How Is This Coloring Done?

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Forum topic by SeventyFix posted 04-15-2019 02:03 PM 324 views 0 times favorited 9 replies Add to Favorites Watch
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1 post in 7 days

04-15-2019 02:03 PM

Topic tags/keywords: finishing

I’m looking to accomplish something similar. How would you transfer straight lines to this undulating work surface? What kind of stains/dyes would you use to accomplish this effect?

9 replies so far

View Planeman40's profile


1381 posts in 3092 days

#1 posted 04-15-2019 04:14 PM

Interesting problem!

My first thought is to first carve the flag. Then prepare the art as a flat flag. Photograph the art, then project it onto the carved flag from a straight on (90 degrees) position. Finally, trace the projected design onto the carved wood.

You could use stains or paint, but bleed would be a problem if done on unsealed wood. Use much thinned shellac as a sealer, then mask off and spray color.

Others may have a better solution. Lets see . . .

-- Always remember: It is a mathematical certainty that half the people in this country are below average in intelligence!

View John Smith's profile

John Smith

1756 posts in 493 days

#2 posted 04-15-2019 04:18 PM

I would say it started out in life as a flat wood panel
with different species of wood glued together like a cutting board.
then, a variety of power grinding tools to get the profile
and a whole lot of hand sanding to get it smooth.
the star “field” is probably a dark color wood with a blue or black “hue”
or even colored with a dye or paint after all the sanding is done.
the stars are probably made with a vinyl mask and carefully painted on.
regardless – it is a very nice piece.

here is another fine example:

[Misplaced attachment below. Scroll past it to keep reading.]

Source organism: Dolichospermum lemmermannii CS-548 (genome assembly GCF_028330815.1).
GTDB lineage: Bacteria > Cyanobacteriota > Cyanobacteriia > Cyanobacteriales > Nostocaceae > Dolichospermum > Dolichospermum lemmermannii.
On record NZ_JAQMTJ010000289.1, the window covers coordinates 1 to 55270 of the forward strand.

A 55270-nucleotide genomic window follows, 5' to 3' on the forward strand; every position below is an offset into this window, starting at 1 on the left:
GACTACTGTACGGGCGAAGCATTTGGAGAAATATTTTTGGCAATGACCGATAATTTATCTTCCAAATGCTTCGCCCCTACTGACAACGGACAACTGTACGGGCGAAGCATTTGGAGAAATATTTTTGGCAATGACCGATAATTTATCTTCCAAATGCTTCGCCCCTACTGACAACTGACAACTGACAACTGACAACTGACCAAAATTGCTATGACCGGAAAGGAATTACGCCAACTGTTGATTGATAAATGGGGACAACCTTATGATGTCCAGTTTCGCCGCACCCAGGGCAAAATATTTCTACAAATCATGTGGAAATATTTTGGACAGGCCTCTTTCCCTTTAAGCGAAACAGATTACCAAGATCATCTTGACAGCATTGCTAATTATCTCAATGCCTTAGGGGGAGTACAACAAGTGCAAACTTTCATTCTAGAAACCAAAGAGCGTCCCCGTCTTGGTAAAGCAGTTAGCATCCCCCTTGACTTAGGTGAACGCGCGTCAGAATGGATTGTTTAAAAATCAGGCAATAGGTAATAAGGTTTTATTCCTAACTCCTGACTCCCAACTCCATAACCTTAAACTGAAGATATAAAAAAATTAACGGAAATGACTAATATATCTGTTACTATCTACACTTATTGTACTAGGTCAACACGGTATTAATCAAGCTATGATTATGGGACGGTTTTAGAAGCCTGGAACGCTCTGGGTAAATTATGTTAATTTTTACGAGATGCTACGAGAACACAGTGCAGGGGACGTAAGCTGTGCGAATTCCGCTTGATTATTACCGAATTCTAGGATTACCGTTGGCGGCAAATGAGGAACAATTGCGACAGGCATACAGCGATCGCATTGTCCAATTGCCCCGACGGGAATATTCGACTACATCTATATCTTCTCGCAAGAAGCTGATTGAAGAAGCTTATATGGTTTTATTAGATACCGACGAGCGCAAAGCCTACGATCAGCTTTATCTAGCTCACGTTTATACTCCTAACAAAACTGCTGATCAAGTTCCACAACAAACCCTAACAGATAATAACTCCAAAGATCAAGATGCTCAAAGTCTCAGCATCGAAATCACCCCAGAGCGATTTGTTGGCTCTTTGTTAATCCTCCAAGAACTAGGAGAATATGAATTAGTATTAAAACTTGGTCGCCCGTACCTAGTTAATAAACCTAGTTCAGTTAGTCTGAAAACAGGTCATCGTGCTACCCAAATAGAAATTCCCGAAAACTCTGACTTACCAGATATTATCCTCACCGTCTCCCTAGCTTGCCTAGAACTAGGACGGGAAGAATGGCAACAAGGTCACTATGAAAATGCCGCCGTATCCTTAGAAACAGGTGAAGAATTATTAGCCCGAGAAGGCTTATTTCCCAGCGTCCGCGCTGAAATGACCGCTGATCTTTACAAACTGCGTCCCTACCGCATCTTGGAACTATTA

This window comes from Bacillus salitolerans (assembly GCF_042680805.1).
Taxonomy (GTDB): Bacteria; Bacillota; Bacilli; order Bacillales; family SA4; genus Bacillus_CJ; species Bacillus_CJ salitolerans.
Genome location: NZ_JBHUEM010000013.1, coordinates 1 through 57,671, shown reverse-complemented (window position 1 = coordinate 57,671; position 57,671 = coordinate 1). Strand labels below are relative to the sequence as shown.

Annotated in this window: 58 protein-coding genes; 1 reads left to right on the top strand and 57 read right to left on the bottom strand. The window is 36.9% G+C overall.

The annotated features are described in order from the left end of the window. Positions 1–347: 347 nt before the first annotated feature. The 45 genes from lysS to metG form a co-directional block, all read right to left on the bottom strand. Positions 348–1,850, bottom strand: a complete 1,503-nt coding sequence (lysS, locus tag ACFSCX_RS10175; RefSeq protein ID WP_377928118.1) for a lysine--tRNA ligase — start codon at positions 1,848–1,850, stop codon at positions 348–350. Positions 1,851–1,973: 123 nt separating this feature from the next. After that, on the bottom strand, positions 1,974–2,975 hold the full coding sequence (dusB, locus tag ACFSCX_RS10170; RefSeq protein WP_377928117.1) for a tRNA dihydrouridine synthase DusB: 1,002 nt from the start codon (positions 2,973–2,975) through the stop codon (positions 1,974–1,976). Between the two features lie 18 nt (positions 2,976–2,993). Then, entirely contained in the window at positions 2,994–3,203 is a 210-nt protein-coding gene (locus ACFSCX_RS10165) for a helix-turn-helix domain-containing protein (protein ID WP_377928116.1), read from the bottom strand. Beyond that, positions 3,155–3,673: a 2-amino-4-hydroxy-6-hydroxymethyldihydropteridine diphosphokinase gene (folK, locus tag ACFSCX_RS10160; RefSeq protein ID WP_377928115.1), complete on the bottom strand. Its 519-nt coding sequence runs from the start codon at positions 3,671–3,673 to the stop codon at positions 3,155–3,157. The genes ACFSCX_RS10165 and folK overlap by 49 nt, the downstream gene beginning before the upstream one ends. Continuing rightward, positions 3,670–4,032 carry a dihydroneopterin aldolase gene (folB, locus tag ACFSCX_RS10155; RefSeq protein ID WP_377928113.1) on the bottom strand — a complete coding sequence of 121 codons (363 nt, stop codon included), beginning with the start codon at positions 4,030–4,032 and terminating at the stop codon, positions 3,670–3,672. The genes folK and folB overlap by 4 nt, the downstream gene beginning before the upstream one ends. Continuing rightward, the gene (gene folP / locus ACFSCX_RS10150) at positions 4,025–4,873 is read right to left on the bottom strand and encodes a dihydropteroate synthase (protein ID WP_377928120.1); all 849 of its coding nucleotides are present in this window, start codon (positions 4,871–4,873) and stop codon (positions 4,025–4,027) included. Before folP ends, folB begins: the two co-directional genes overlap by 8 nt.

-- Failure is proof that you at least tried ~ now, go do it again, and again, until you get it right --

View Albert's profile


525 posts in 3920 days

#3 posted 04-15-2019 04:33 PM

Interesting puzzle, will be interested to see what you come up with.
My contribution would be to make the flag on some thin stock, maybe laminate a flag made on plastic film, saturate it with water then place it on a flat surface with several odd shaped spacers underneath it and place the whole thing in a vacuum bag (like a veneer press) and suck the air and water vapor out through the pump, it should dry all wrinkled up to conform to the spacers.
Hope you let us know how you solved this.


View SMP's profile


610 posts in 236 days

#4 posted 04-15-2019 04:40 PM

I’ve seen one done out if bloodwood and curly maple using the seperate stripes similar to the link below. But you could also stain/dye the wood red to use something else. Personally i would probably just dye some maple red, using the same wood for both stripes. Its going to look better than trying to masking tape and spray.

View LesB's profile


2049 posts in 3774 days

#5 posted 04-15-2019 04:55 PM

You did not indicate that the colors went all the way through the wood. So the wood could have been sealed to prevent wicking of the stain or paint used and then carefully hand painted. I have seen master paintings where the fibers in a knit sweater are individually visible so if they can do that I’m sure straight lines could be painted on a curved surface. Straight lines and star patterns could be projected onto the flag with a laser light. The stars could have been done using a vinyl mask and painting in the blue background.

-- Les B, Oregon

View mahdee's profile


4194 posts in 2098 days

#6 posted 04-15-2019 05:03 PM

I am thinking the whole thing is made out of some sort of plastic.


View LeeRoyMan's profile


45 posts in 58 days

#7 posted 04-15-2019 05:07 PM

Made the flag with maple and paduke, grinded the shape, taped off the star area, stuck on vinyl stars, stained over the stars by spraying stain lightly, a few coats, untape everything, pull off the vinyl stars, apply top coats.

View Woodknack's profile


12729 posts in 2711 days

#8 posted 04-15-2019 05:12 PM

Sorry but that flag looks dumb. I think Leeroy has your solution though.

-- Rick M,

View Redoak49's profile


3883 posts in 2319 days

#9 posted 04-15-2019 08:30 PM

Check out Eco Art Wood Design who makes them.

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